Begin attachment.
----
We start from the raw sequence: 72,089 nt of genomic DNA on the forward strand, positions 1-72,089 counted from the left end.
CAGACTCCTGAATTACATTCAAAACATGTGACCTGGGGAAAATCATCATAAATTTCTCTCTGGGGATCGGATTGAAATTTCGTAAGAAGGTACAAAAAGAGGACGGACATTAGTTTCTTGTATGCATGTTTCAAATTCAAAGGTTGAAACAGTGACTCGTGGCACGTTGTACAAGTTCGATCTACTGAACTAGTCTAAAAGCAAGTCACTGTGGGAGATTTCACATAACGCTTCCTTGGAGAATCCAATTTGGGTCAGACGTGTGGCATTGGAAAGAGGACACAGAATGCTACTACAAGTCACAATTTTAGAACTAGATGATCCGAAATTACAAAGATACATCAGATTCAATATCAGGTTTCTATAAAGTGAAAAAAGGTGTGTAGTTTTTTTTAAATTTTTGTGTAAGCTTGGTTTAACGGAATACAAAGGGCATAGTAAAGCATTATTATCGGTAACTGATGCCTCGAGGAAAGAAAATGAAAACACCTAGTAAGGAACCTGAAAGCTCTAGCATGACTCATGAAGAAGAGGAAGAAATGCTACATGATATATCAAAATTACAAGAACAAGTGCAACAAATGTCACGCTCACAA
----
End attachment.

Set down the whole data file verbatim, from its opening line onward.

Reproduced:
We start from the raw sequence: 72,089 nt of genomic DNA on the forward strand, positions 1-72,089 counted from the left end.
CAGACTCCTGAATTACATTCAAAACATGTGACCTGGGGAAAATCATCATAAATTTCTCTCTGGGGATCGGATTGAAATTTCGTAAGAAGGTACAAAAAGAGGACGGACATTAGTTTCTTGTATGCATGTTTCAAATTCAAAGGTTGAAACAGTGACTCGTGGCACGTTGTACAAGTTCGATCTACTGAACTAGTCTAAAAGCAAGTCACTGTGGGAGATTTCACATAACGCTTCCTTGGAGAATCCAATTTGGGTCAGACGTGTGGCATTGGAAAGAGGACACAGAATGCTACTACAAGTCACAATTTTAGAACTAGATGATCCGAAATTACAAAGATACATCAGATTCAATATCAGGTTTCTATAAAGTGAAAAAAGGTGTGTAGTTTTTTTTAAATTTTTGTGTAAGCTTGGTTTAACGGAATACAAAGGGCATAGTAAAGCATTATTATCGGTAACTGATGCCTCGAGGAAAGAAAATGAAAACACCTAGTAAGGAACCTGAAAGCTCTAGCATGACTCATGAAGAAGAGGAAGAAATGCTACATGATATATCAAAATTACAAGAACAAGTGCAACAAATGTCACGCTCACAA